Picture Play Magazine – May, 1925 Vol. XXII No.3
To the Rescue of the Villain
William Powell lends a much-needed note of humanness and charm to those abused screen characters.
By Nadeyne Fergus
WHEN I had five stage failures in one year I decided it was about time to think of making a decent living again.” Thus did William Powell concisely and eloquently explain the question of how it all happened. I had met this fascinating screen intriguer in a studio in Fort Lee, New Jersey, than which there seems no place more outlandishly isolated to the New Yorker. And after we started talking and Mr. Powell began to radiate something that must be the “It” Elinor Glyn talks about, I forgot that I had planned to stay only long enough to collect a few facts and rush back to civilization. What cared I if I were two hours late for dinner? You don’t meet “It” every day. But, you are probably thinking, if William Powell is so charming as all that, why such a disastrous stage record? Alas, it isn’t only being a good actor or an attractive personality that matters nowadays. As a matter of fact William Powell was a clever, capable actor with ten years’ stage training in all kinds of parts. But his experience is typical of a curious situation that now exists on the stage. Plays open in New York constantly and with much trumpeting. Plays die out in New ‘ York almost as constantly, but without the trumpeting. And when they die in New York,- that is the end of them. “There is practically no road any more,” said Mr. Powell. “Whether it’s the movies, or the radio, that has killed it, is hard to say. But the stage actor to-day can depend really only upon the New York runs, and there are so many miserable plays that open only to flop that even that is becoming more hazardous all the time. Why, I know any number of clever, responsible actors who are hanging around the Lambs Club and other places, without jobs, pretty nearly broke.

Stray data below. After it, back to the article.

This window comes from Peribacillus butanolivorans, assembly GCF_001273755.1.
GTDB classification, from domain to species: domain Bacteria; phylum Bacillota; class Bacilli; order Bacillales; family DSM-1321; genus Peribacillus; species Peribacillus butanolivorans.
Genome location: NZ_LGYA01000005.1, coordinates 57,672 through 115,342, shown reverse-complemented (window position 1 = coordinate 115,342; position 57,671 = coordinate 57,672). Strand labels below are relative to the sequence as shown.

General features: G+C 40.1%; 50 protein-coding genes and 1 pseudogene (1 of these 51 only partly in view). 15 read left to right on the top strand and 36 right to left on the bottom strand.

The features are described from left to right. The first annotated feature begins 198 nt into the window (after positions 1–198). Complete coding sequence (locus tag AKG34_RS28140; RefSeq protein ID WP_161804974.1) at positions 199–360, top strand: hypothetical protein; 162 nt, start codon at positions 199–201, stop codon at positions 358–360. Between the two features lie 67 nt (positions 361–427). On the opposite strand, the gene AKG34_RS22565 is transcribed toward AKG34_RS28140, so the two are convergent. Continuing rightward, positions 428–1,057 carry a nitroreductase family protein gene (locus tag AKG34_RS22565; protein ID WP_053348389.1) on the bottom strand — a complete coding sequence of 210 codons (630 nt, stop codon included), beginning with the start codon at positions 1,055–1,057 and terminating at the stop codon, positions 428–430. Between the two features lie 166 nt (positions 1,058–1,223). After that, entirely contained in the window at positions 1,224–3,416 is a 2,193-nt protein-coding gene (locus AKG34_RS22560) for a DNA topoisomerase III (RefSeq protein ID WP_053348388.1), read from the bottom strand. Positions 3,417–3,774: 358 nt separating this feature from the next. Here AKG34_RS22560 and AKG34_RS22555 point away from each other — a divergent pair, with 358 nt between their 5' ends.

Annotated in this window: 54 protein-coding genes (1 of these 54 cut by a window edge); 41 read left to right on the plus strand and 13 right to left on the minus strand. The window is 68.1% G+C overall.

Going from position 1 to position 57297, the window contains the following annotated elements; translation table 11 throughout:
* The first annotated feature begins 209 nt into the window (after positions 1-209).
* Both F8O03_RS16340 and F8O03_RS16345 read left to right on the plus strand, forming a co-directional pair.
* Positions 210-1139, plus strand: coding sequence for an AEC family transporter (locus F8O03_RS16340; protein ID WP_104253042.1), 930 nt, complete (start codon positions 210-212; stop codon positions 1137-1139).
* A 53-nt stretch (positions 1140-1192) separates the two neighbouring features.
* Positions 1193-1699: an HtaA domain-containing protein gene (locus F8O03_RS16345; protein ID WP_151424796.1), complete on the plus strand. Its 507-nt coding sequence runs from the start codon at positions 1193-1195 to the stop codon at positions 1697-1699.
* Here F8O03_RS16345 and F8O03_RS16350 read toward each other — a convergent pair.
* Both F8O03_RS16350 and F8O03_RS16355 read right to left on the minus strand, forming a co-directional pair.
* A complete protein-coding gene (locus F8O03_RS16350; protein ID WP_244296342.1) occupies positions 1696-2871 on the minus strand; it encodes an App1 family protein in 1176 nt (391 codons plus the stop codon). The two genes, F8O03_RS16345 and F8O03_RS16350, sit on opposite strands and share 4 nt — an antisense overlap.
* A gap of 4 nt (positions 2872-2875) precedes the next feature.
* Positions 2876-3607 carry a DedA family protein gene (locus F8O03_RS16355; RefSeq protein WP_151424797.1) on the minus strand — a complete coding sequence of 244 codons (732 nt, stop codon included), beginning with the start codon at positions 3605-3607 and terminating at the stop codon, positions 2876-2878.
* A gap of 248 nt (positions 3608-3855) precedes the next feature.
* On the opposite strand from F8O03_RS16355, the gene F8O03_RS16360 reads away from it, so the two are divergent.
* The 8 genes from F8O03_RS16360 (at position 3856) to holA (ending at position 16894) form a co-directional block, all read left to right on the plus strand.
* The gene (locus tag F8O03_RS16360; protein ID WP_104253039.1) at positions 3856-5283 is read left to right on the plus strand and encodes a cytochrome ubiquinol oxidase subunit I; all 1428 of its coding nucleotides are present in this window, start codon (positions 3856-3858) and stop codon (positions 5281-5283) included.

“So when I realized that the stage wasn’t what it used to be and that I would have to do something to insure a livable income, I thought of the movies. Luckily, white I was still on the stage, I had played a small part in “Sherlock Holmes” with John Barrymore, who had seen me in “Spanish Love” and asked me to appear in the picture. That served as an introduction, and I have been on the screen now for over two years.” In talking with him you become conscious that he is just the sort of person to play characters with a dash of devilment. Not that he is devilish, but in his rather strange blue eyes there is a potentiality of adventure, a promise of impetuous romance, that is very effective in arousing feminine interest and that seems particularly suited to such parts. He has just the thing we need to make our so-called villains more like the human and all-too-likable persons such characters very often are in real life. His performance of Tito in “Romola” brought forth much praise from the critics and caused considerable wonderment within the industry as to how it managed to slide through the cutter’s fingers.